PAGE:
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Forest Bathing in Canberra

Home > Canberra > Free | Health and Fitness | Nature | Outdoor | Parks
by Belladonna (subscribe)
Loves going out and about, drinking coffee, eating chocolate, and writing about her adventures!
Published June 17th 2019
Get lost in the woods this weekend

"I go to nature to be soothed and healed,
and to have my senses put in order."

John Burroughs

Long ago in ancient times, King Cyrus the Great of Persia built lush green gardens in his crowded urban capital to increase human health and promote a sense of calm in the busy city. Fast forward to today, more than 2500 years later, and urban dwellers like us Canberrans still need nature to soothe and heal our weary, troubled, and unhealthy bodies, minds and souls.

Hence the popularity of 'forest bathing' in these modern times. Forest bathing, or shinrin-yoku, is a practice that developed in Japan during the 1980s as an important part of their national health programme. Basically, forest bathing is a traditional Japanese practice of walking thoughtfully or slowly into the forest and taking in all of the forest's sights, smells, sounds and textures. Plenty of scientific studies support the health benefits of spending time under the trees, such as increased energy levels, improved sleep, a boosted immune system, and reduced blood pressure. In fact, it's thanks in part to forest bathing that Japan has some of the lowest rates of heart disease in the world.
forest bathing in canberra

Living in the Bush Capital like we do, we're very fortunate that we are surrounded by plenty of trees and greenery to keep us healthy. But we Canberrans are also the products of our times.
According to Australian social researcher Hugh MacKay in his latest book Australia Reimagined, we live at a time when we have-amongst other things- increasing income inequality, shrinking households, high rates of relationship breakdown, busy lives and an increasing reliance on information technology, all of which have contributed to Australia being a much more fragmented society. And in spite of Canberra being surrounded by bushland, there are many of us who don't spend a lot of time in it, thanks to our busy, fragmented, indoor kind of lives.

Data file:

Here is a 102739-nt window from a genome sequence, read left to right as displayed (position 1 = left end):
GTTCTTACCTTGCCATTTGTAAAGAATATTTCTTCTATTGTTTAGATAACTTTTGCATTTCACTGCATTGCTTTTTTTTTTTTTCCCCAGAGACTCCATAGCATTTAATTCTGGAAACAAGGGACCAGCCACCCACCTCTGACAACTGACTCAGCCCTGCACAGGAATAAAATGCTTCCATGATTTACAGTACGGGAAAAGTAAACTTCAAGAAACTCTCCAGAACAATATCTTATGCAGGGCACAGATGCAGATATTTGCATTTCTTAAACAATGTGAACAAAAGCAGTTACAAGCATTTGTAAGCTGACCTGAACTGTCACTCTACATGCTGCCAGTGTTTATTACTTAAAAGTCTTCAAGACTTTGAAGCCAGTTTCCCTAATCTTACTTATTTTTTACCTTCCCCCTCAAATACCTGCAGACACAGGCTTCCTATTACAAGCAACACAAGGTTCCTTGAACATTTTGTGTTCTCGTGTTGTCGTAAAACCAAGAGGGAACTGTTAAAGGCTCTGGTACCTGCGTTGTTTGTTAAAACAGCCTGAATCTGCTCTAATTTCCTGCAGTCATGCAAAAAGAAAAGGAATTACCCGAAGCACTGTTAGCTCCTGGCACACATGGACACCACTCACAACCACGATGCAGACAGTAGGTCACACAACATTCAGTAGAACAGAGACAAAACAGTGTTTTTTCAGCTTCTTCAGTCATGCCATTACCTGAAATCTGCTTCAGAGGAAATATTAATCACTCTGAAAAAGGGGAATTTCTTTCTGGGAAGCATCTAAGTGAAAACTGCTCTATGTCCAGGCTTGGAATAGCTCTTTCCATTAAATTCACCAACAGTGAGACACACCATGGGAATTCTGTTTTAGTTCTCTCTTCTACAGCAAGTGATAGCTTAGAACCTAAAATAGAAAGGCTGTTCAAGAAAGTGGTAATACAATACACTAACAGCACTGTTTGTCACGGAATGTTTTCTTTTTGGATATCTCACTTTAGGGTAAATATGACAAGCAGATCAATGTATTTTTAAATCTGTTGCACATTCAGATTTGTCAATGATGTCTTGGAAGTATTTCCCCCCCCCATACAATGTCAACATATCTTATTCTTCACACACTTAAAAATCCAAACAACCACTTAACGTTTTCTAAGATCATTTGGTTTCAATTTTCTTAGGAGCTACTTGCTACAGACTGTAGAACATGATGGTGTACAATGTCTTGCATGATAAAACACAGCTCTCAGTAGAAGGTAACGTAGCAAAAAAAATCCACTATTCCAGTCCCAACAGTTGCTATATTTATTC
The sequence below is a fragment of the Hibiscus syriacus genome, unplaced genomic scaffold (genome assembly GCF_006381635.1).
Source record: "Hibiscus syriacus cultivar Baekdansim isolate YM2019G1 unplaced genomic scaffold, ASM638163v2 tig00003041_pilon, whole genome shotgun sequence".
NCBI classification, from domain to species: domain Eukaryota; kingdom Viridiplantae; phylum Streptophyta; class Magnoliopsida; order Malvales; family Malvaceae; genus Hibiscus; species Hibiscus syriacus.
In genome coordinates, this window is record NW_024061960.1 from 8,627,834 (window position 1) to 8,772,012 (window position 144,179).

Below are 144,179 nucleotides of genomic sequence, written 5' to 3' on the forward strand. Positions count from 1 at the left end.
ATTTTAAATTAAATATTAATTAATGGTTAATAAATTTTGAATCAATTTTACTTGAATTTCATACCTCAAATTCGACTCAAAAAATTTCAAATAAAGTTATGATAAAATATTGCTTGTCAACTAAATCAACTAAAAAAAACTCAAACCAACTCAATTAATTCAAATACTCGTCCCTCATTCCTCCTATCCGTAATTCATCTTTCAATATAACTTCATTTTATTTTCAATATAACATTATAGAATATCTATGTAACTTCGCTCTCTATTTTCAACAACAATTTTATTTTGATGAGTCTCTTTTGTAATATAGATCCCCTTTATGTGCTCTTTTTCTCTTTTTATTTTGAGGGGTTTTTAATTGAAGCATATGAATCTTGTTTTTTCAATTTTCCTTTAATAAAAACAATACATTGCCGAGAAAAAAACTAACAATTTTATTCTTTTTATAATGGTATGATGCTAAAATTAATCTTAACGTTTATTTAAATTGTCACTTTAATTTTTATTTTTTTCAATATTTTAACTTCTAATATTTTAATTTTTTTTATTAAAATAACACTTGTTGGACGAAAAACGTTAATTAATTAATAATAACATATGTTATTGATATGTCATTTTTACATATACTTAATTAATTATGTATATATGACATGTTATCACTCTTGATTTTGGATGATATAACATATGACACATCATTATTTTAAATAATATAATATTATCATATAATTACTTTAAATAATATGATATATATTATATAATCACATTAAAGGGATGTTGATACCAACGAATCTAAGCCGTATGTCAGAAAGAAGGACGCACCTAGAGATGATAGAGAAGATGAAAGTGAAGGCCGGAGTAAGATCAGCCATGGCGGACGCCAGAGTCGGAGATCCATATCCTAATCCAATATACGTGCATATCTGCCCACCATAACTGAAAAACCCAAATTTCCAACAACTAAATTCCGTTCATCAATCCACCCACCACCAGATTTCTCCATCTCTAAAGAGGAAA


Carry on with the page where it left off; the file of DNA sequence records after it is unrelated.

This is why forest bathing is a practice that we can all very easily adopt. And the good news is, we don't need to travel very far. Here are five easily accessible places in Canberra where you can get your fix of forest bathing this weekend.

1.The Cork Oak Plantation.
Located within the National Arboretum, the Cork Oak Plantation is more than 100 years old. First planted in 1917 and having survived the devastating Canberra bushfires in 2003, the Cork Oak Plantation is a lush, enchanting place where you can walk quietly amongst the trees and feel immediately at peace.

2.The Himalayan Cedar Forest.
Also located within the National Arboretum and also over 100 years old. Take a stroll amongst the tall, majestic Himalayan cedar trees, breathe in their scent, and bathe in their splendor.
forest bathing in canberra

3.Australian National Botanic Gardens.
At the Australian National Botanic Gardens, you can wander on the Eucalypt Lawn amongst the more than 70 species of Australia's most famous trees. And you can also do a bit of 'rainforest' bathing amongst the lush ferns and towering trees of Rainforest Gully.
forest bathing in canberra

4.Fetherston Gardens.
Fetherston Gardens is an urban parkland oasis tucked away in Weston Creek. The gardens were originally part of the Canberra Institute of Technology (CIT) School of Horticulture that was located on the site. The gardens are spread over 3.5 hectares, linked by pathways and trails. As you stroll along the paths, you'll come across many delights, including a small arboretum, conifer grove and woodland gardens. Fetherston Gardens is the perfect spot to get your nature fix.
forest bathing in canberra

5. Glebe Park.
Located in the city and spread over some four hectares, Glebe Park is a tranquil green space with fully-grown English elm trees and English oak trees. Stroll or sit under the trees and bathe in their presence.

"Keep close to nature's heart...and break clear away, once in a while, and climb a mountain or spend a week in the woods. Wash your spirit clean."

John Muir

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Why? Because getting lost in the woods is actually good for our health!
When: Every day of the year
Where: Cork Oak Plantation, Himalayan Cedar Forest, Australian National Botanic Gardens, Fetherston Gardens, Glebe Park
Cost: Free
Your Comment
Great concept Belladonna. Thanks.
by Michael Genrich (score: 3|1870) 1326 days ago
Great topic and lovely photos.
by Amanda I (score: 2|821) 1314 days ago
Great article unfortunately parking the car to bathe in the forests isnít always free
by janej (score: 1|20) 1322 days ago
Great article unfortunately parking the car to bathe in the forests isnít always free
by janej (score: 1|20) 1322 days ago
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